It’s the magic of the market at work. The tricks that make this magic work are multiple levels of exploitation. Worker productivity has increased, while wages are flat or slowly declining, around the world. Countries at the center of the global capitalist system extract wealth from the rest of the world, as their corporations plunder natural resources in one-sided deals and take advantage of low labor costs and non-existent environmental enforcement. James Petras estimates that the corporations of the United States and Europe extracted $ 950 billion from Latin America for the period 1975 to 2005.
Although some crumbs have historically fallen to the working peoples of the North from imperialism, corporate globalization has dialectically begun to hurt those working peoples as more production is moved to developing countries with ever lower wages. The upward flow of money has accelerated, and the one-sidedness of this arrangement is illustrated by the fact that the Credit Suisse report lists Greece as one of the countries in the richest tier, those with per capita wealth of more than US$100,000. That is so despite 27.6 % unemployment and an economy that has shrunk 20 consecutive quarters and by more than 20% during that period.
That means that Greece has hideous inequality. But as skewed as wealth distribution is in Greece, a country in which its most lucrative industry, shipping, pays no taxes, it’s not close to being the most unequal. As measured by the gini coefficient, the standard economic metric of inequality, the U.S. has the worst inequality of any advanced capitalist country, and among the 34 countries of the Organisation for Economic Co-operation (the club of the world’s advanced capitalist countries and biggest developing countries), only Turkey, Mexico and Chile are worse.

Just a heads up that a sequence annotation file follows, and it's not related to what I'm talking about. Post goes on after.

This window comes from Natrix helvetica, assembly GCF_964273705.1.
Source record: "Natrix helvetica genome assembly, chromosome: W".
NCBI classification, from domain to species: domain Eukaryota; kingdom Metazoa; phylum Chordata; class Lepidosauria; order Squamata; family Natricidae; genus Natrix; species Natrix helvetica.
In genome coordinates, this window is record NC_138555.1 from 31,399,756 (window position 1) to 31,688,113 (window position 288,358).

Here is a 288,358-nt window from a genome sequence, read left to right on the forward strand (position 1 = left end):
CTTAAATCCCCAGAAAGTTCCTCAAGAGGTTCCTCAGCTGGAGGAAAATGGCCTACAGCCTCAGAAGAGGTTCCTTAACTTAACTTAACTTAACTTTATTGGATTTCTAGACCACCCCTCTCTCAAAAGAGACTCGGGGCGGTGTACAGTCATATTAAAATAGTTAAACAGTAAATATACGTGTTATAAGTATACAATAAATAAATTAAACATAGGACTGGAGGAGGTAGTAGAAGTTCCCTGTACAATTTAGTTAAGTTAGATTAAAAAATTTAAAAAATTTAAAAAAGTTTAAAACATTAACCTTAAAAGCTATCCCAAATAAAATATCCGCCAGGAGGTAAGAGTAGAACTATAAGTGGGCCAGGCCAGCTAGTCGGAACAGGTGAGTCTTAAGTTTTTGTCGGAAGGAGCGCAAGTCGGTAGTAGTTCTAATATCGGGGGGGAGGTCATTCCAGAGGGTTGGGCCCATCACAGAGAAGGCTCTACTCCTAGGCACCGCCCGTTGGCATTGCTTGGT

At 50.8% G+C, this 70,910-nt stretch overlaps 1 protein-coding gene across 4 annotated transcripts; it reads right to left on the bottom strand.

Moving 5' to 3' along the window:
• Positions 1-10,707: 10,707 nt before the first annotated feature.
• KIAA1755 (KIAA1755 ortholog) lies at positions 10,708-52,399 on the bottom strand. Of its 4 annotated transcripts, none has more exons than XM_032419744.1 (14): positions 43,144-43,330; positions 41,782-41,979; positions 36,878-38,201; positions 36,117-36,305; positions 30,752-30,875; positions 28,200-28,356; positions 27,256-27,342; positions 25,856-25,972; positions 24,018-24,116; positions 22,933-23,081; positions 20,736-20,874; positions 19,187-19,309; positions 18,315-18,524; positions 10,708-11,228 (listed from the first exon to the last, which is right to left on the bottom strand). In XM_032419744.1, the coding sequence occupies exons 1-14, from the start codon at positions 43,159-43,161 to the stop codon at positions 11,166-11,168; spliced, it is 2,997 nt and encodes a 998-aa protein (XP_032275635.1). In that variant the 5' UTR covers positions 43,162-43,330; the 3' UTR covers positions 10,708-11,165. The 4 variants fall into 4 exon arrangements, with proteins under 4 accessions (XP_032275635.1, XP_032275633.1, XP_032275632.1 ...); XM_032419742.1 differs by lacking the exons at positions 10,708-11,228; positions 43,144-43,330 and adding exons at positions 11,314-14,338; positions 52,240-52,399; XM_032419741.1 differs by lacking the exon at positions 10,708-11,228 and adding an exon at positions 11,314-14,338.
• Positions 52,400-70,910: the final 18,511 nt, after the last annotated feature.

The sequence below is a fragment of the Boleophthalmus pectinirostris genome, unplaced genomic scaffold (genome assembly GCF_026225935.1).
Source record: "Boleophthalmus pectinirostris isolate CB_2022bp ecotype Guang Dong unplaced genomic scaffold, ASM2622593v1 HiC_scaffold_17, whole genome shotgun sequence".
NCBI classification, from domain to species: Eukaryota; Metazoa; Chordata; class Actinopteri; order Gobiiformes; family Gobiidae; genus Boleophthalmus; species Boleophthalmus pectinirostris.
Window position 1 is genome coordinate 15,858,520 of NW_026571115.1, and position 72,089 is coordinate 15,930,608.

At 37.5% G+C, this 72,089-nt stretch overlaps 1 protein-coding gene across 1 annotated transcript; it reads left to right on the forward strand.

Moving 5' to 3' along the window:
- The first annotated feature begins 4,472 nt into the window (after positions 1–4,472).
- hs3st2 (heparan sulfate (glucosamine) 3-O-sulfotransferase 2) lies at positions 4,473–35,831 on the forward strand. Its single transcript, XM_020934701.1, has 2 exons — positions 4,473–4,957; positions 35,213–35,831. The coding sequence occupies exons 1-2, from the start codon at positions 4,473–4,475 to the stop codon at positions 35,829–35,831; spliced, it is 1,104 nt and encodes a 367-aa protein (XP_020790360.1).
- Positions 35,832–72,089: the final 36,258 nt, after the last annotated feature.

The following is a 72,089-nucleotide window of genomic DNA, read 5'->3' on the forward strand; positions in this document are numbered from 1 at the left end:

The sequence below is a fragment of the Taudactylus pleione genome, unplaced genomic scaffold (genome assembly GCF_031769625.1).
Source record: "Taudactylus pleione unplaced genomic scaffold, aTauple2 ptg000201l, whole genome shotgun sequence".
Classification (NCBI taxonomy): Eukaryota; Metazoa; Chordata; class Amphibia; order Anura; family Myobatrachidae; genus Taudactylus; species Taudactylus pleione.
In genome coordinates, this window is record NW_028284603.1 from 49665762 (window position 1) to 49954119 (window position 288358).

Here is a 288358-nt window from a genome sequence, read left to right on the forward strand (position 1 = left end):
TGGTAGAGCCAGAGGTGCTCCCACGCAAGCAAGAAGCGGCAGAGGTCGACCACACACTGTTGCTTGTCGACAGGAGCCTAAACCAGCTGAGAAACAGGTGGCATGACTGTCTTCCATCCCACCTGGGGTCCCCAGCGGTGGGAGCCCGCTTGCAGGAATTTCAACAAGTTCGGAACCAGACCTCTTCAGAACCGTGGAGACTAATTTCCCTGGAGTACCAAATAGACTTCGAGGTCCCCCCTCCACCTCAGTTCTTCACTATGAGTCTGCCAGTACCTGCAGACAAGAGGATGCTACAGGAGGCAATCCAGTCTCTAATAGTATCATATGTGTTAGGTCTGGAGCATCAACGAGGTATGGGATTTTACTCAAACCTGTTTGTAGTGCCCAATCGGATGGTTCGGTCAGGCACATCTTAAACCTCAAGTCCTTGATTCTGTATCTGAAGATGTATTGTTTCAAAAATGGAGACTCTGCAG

Those at the very top hold truly enormous amounts of wealth — Forbes magazine, in its 2013 report on the world’s wealthiest people, report that Earth’s 1,426 billionaires collectively have a net worth of US$5.4 trillion. To put that figure in some perspective, there are only two countries in the world, the U.S. and China, that have a gross domestic product that is larger. Another comparison is this: Those 1,426 billionaires possess wealth that is more than double that of the bottom half of humanity — 3.6 billion humans.
When “markets” are allowed to dictate ever more social outcomes, this will be the result. Capitalism has evolved to the point where people exist to serve markets, not the other way around — and capitalist markets are the aggregate interests of the most powerful industrialists and financiers.
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